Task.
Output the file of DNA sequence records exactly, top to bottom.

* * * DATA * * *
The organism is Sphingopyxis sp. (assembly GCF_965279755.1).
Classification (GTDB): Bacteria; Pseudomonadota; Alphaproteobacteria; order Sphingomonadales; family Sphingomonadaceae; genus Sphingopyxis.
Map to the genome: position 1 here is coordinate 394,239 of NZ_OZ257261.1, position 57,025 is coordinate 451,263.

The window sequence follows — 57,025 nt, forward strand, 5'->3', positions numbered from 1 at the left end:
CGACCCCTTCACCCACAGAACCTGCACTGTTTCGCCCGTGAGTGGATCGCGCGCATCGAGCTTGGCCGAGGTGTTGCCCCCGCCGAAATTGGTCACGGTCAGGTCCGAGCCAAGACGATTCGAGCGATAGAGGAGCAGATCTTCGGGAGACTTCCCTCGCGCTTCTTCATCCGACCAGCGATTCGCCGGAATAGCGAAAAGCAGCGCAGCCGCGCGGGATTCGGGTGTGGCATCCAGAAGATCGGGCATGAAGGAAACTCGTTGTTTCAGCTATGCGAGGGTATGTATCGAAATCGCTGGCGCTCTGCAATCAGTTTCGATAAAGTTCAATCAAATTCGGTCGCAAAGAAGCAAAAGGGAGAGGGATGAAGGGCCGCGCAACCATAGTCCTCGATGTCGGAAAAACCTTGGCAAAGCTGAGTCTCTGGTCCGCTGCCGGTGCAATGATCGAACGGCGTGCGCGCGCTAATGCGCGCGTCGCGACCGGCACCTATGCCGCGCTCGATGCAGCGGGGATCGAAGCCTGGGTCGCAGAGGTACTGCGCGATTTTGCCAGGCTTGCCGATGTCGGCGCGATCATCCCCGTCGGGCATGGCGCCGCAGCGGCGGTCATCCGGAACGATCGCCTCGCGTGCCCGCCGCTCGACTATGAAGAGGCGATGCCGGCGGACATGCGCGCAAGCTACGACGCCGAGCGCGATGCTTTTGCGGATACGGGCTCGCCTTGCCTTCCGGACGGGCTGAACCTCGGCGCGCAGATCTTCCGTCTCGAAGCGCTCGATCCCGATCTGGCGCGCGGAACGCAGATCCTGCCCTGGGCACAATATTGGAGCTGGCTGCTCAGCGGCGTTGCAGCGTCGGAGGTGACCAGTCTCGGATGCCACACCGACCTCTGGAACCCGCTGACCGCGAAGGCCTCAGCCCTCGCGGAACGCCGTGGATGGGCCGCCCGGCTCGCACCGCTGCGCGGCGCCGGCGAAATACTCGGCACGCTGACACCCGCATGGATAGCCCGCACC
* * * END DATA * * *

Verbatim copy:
The organism is Sphingopyxis sp. (assembly GCF_965279755.1).
Classification (GTDB): Bacteria; Pseudomonadota; Alphaproteobacteria; order Sphingomonadales; family Sphingomonadaceae; genus Sphingopyxis.
Map to the genome: position 1 here is coordinate 394,239 of NZ_OZ257261.1, position 57,025 is coordinate 451,263.

The window sequence follows — 57,025 nt, forward strand, 5'->3', positions numbered from 1 at the left end:
CGACCCCTTCACCCACAGAACCTGCACTGTTTCGCCCGTGAGTGGATCGCGCGCATCGAGCTTGGCCGAGGTGTTGCCCCCGCCGAAATTGGTCACGGTCAGGTCCGAGCCAAGACGATTCGAGCGATAGAGGAGCAGATCTTCGGGAGACTTCCCTCGCGCTTCTTCATCCGACCAGCGATTCGCCGGAATAGCGAAAAGCAGCGCAGCCGCGCGGGATTCGGGTGTGGCATCCAGAAGATCGGGCATGAAGGAAACTCGTTGTTTCAGCTATGCGAGGGTATGTATCGAAATCGCTGGCGCTCTGCAATCAGTTTCGATAAAGTTCAATCAAATTCGGTCGCAAAGAAGCAAAAGGGAGAGGGATGAAGGGCCGCGCAACCATAGTCCTCGATGTCGGAAAAACCTTGGCAAAGCTGAGTCTCTGGTCCGCTGCCGGTGCAATGATCGAACGGCGTGCGCGCGCTAATGCGCGCGTCGCGACCGGCACCTATGCCGCGCTCGATGCAGCGGGGATCGAAGCCTGGGTCGCAGAGGTACTGCGCGATTTTGCCAGGCTTGCCGATGTCGGCGCGATCATCCCCGTCGGGCATGGCGCCGCAGCGGCGGTCATCCGGAACGATCGCCTCGCGTGCCCGCCGCTCGACTATGAAGAGGCGATGCCGGCGGACATGCGCGCAAGCTACGACGCCGAGCGCGATGCTTTTGCGGATACGGGCTCGCCTTGCCTTCCGGACGGGCTGAACCTCGGCGCGCAGATCTTCCGTCTCGAAGCGCTCGATCCCGATCTGGCGCGCGGAACGCAGATCCTGCCCTGGGCACAATATTGGAGCTGGCTGCTCAGCGGCGTTGCAGCGTCGGAGGTGACCAGTCTCGGATGCCACACCGACCTCTGGAACCCGCTGACCGCGAAGGCCTCAGCCCTCGCGGAACGCCGTGGATGGGCCGCCCGGCTCGCACCGCTGCGCGGCGCCGGCGAAATACTCGGCACGCTGACACCCGCATGGATAGCCCGCACC